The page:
In the same vein, as Dungeon Master you will enjoy watching players wrestle with the problems you present them with. Although you may set up situations to challenge them, you must understand that you are not their adversary, nor are you necessarily out to "defeat" them. You will enjoy moderating a well-played game where players respond to the challenges encountered much more than one where the adventurers foolishly meet their demise in quick time. However, if your players abandon caution or make stupid mistakes, let them pay the price—but be fair. In many cases, a danger due to lack of caution can be overcome, or a mistake in judgment countered by quick thinking and resourcefulness, but let your players do the thinking and the doing.
To drive the point home he again notes that the DM is not against the players, and yet another appeal to fairness. In fact, he makes what I think is a tremendous statement: "The DM should do everything possible to assist players in their quest." This is after saying the player choice was important and that DMs should remain above the battle. The upshot is, you don't try to influence player action. You don't give away all the information. But when they make a decision, you support it full bore. What Carr means by supporting the players in their quest is that there must be counterbalance to the DM's position as creator of the dungeon and other challenges, and runner of the monsters and other NPCs. A common thing said about sandbox DM and/or older playstyles is that the PCs are not as important as the world. But Carr seems to be suggesting that to be fair, the DM provide the players with support. I don't believe he's saying that a game should be PC-centric, per se. Rather, because part of the DM's job is to act in opposition to the players, in order to be fair it's also part of his job to be for players.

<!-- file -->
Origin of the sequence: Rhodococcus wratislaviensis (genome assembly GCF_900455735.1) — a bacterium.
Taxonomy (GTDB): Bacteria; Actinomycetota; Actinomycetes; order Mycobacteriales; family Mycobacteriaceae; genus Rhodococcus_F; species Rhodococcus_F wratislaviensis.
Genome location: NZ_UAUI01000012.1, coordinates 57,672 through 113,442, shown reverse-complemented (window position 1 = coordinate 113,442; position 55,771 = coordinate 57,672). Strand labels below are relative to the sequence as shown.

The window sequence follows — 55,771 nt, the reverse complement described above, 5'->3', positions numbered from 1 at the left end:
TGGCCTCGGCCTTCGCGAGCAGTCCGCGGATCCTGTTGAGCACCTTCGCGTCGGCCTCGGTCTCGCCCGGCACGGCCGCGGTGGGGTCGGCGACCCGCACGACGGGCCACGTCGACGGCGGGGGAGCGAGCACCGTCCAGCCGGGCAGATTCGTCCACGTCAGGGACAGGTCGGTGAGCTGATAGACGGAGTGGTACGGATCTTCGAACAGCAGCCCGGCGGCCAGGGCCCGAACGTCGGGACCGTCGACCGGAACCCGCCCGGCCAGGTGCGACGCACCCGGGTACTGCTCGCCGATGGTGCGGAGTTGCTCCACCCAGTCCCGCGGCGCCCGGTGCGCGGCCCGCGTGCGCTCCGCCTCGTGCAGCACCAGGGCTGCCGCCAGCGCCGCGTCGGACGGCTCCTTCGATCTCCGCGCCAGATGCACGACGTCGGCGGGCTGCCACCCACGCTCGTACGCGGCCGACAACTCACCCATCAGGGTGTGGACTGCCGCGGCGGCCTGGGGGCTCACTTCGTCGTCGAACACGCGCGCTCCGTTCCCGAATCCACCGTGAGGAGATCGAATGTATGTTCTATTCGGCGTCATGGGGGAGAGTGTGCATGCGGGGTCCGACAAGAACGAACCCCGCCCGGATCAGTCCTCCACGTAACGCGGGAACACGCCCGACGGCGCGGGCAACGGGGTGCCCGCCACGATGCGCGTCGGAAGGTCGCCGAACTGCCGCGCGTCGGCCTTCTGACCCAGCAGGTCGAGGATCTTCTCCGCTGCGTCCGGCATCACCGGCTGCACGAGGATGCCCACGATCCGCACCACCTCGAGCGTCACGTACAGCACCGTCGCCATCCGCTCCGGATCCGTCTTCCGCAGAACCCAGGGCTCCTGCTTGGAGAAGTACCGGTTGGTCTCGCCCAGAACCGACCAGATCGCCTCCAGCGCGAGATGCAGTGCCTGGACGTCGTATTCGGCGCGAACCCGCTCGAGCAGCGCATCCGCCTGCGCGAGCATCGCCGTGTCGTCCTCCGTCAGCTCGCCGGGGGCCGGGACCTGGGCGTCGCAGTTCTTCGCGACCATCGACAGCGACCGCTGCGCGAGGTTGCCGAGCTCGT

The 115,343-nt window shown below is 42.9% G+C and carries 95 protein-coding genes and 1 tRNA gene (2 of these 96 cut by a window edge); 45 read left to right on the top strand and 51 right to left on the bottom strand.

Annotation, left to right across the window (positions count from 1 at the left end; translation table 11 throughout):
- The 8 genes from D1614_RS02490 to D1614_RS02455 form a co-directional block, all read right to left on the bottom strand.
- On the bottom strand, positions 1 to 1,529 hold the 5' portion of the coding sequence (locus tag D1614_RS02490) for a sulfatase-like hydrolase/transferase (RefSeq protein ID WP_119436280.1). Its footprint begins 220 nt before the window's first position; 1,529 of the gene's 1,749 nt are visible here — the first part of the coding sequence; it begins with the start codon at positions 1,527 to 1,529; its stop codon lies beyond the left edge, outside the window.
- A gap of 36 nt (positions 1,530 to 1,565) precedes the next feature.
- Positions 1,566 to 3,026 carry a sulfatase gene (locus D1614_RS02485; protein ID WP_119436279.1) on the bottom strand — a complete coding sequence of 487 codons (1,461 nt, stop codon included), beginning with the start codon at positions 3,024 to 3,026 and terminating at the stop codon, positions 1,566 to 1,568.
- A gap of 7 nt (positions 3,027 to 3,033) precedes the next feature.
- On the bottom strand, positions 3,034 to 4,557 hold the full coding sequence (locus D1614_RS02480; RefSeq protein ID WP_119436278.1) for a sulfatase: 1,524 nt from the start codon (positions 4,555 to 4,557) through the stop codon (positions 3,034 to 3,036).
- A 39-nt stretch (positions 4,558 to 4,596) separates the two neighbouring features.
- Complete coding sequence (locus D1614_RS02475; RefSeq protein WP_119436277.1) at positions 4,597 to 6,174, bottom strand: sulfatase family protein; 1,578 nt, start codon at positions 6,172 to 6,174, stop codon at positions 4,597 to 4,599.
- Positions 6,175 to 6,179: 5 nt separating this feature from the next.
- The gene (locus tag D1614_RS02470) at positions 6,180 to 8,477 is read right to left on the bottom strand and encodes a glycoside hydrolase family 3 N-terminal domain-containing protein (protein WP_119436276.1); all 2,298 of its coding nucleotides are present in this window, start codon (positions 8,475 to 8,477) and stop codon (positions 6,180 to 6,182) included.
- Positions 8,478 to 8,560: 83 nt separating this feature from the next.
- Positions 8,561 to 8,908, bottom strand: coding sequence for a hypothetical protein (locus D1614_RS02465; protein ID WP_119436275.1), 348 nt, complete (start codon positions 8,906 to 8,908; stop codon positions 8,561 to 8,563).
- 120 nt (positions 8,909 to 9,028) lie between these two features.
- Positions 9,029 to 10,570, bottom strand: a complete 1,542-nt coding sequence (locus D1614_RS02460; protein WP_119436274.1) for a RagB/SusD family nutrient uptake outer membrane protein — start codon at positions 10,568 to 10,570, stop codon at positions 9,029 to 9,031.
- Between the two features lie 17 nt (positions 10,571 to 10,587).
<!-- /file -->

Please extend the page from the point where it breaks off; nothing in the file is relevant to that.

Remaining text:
The negative image of a TSR-D&D DM is one who removes player agency. The players must play "mother-may-I" and get the DM's permission to do anything. But Carr says "Allow them to ask questions, and allow them to make the choices" and "Let your players do the thinking and the doing." This all about freely giving agency to the players.

As Dungeon Master, you are the game moderator. This means you set the tempo of the game and are responsible for keeping it moving. Above all, you remain in control of the situation, although with reasonable players your game should always be in control. If players are unusually slow or dilly-dally unnecessarily, remind them that time is wasting. If they persist, allow additional chances for wandering monsters to appear—or at least start rolling the dice to make the players think that you are doing so. If players are argumentative with each other, remind them their noise also serves to attract unwelcome monsters; if they persist, show them that this is true.